I look at my watch. Two minutes to go
before break time and the class is visibly
agitated. Everybody is restless. Even Mr.
Lee our mathematics teacher is fidgeting
quietly in his seat, looking outside every
now and then.
The bell rings, exploding the subdued
silence of the school. I feel a tangible
change in mood among my classmates. The
brooding atmosphere immediately gives way
to an excited chatter of happy voices. Mr.
Lee strides quickly out of the class. We run.
We run toward the tuckshop, slowing down
every time we encounter a teacher in our
path. Teachers are so slow. They block the
way and waste our precious twenty minutes
of break time.
Nevertheless I am always one of those first
at the tuckshop. I order a plate of mee and
ladle a generous helping of gravy onto the
mee. The thin Indian man sells the best mee
in the world, especially the gravy that goes
with the mee. Next I move over to the
refreshment stall of the tuckshop and buy a
glass of fruit juice. By this time the tuckshop
is crowded with jostling pupils all trying to
buy their favorite food. i sit down at one of
the huge tables in the tuckshop. For a minute
or so I am oblivious to my surroundings.
What matters most is the delicious taste of
mee in my mouth, and the subsequent thirst-
quenching feeling of cold fruit juice running
down my throat to my stomach.
Ah ..., a full stomach is a happy stomach.
When I become aware of my surroundings
again, I can see one of my classmates sitting
opposite me gobbling down his food. I look
around. the tables are all fully seated. I see
heads all bowed down and mouths
feverishly chewing. One boy is gesturing
frantically with his rice-filled spoon at his
friend opposite him. Obviously he is trying
to press a point home but I do not think he is
having much success except for the bits of
rice that keep flying out of his mouth. You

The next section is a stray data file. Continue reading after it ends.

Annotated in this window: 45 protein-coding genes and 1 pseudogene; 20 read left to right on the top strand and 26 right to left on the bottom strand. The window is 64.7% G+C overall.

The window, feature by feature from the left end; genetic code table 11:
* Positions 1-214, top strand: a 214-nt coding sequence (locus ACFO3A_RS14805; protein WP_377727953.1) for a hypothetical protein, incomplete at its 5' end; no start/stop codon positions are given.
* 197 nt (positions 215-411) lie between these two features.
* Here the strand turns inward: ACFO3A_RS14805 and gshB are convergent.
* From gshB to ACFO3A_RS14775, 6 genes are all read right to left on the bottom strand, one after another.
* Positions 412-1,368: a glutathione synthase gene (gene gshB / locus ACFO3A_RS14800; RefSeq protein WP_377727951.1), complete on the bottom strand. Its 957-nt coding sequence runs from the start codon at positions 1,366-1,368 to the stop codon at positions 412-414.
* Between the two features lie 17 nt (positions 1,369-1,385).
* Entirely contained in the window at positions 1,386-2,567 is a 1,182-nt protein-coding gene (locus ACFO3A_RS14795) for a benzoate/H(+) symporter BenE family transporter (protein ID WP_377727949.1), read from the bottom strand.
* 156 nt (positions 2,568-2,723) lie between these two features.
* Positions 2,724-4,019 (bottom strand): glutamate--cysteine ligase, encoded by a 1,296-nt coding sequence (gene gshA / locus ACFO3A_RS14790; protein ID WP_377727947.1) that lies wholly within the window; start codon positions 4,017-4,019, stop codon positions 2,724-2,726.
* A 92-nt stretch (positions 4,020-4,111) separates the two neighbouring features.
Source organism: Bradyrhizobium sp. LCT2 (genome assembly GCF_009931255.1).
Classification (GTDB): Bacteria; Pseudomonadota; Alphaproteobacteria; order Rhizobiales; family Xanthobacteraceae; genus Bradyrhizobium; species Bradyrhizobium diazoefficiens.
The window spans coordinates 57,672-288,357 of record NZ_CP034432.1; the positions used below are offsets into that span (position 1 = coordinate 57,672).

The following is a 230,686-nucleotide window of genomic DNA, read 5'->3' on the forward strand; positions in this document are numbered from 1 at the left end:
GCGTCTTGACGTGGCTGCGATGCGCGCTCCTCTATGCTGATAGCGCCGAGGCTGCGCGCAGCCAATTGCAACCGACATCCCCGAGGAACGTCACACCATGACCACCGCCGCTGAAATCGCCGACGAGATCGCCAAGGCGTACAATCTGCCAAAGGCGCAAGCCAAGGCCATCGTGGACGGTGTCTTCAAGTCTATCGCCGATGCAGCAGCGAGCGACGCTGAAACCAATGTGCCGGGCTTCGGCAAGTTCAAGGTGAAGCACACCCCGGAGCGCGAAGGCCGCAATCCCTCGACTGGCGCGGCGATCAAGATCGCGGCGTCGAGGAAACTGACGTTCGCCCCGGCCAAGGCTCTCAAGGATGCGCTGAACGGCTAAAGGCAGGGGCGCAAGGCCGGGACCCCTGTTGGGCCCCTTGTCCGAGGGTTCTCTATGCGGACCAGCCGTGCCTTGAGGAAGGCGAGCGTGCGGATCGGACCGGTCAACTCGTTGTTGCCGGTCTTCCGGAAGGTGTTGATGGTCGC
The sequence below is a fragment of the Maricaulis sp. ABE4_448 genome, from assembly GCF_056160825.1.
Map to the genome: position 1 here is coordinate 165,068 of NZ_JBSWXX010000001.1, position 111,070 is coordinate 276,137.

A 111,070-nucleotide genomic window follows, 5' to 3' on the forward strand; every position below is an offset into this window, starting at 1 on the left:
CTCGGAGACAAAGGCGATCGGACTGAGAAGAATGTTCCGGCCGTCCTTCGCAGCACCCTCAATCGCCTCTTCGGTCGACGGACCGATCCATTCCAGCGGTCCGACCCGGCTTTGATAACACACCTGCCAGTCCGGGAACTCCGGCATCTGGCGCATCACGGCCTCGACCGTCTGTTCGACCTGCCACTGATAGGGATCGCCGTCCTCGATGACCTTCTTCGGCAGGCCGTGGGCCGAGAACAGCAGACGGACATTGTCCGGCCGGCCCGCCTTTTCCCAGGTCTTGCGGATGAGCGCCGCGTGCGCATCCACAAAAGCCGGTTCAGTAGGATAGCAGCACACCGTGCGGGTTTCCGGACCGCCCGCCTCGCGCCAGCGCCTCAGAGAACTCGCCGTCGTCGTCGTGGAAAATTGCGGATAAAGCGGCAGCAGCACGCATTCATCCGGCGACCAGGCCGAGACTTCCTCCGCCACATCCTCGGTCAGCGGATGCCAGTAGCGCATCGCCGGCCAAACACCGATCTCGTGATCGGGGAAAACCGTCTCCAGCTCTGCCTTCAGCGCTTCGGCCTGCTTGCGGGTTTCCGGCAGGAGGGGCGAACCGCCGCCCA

should not talk when eating, my mother
always tells me. How true it is.
Somebody nudges my shoulder. He wants
me to get up because I have had my meal
and he has not. He holds a plate of rice in his
hands. I get up.
The din in the tuckshop is terrific. I see
some blue-shirted prefects unsuccessfully
trying to keep the pupils in line when buying
food. The tuckshop sells many things --
mee, rice, drinks, sweets and other titbits.
Money changes hands quickly. the
shopkeeper and his assistants are working at
a frantic rate. Young boys crowd around,
pushing and shoving, trying to buy their
food. Hunger is a very powerful force,
Where are the girls ? We have girls in the
school too. I look around, Ah, there they are,
demurely seated at a table, one table out of a
dozen, eating slowly and gracefully unlike
the boys who behave as though they have
not eaten for days. Elsewhere I see groups of
girls standing and waiting for the rush to be
over before they buy their food.
Gradually the number of buyers at the stalls
peter out and the girls move in. The
difference is so great. the girls do not rush.
In fact they take their time buying their food
and they even help one another in buying.
what contrasting sets of human beings they
are, the boys and the girls.
A few minutes before the end of break time,
the stalls are almost deserted. The mee seller
has already packed up. There will be no mee
for latecomers. The pupils move out of the
tuckshop to gossip in unrestricted areas.
All too soon the bell goes, signaling the
beginning of the rest of the lessons. I walk
slowly toward my classroom. Nobody runs.
Some stall for as long as possible before
moving. Like worker ants we make our way
to our classrooms. Like soldier ants the
prefects move the opposite way -- toward
the tuckshop, they have to eat too, whatever
MATHS FOR JEE MAINS
PHYSICS FOR JEE MAINS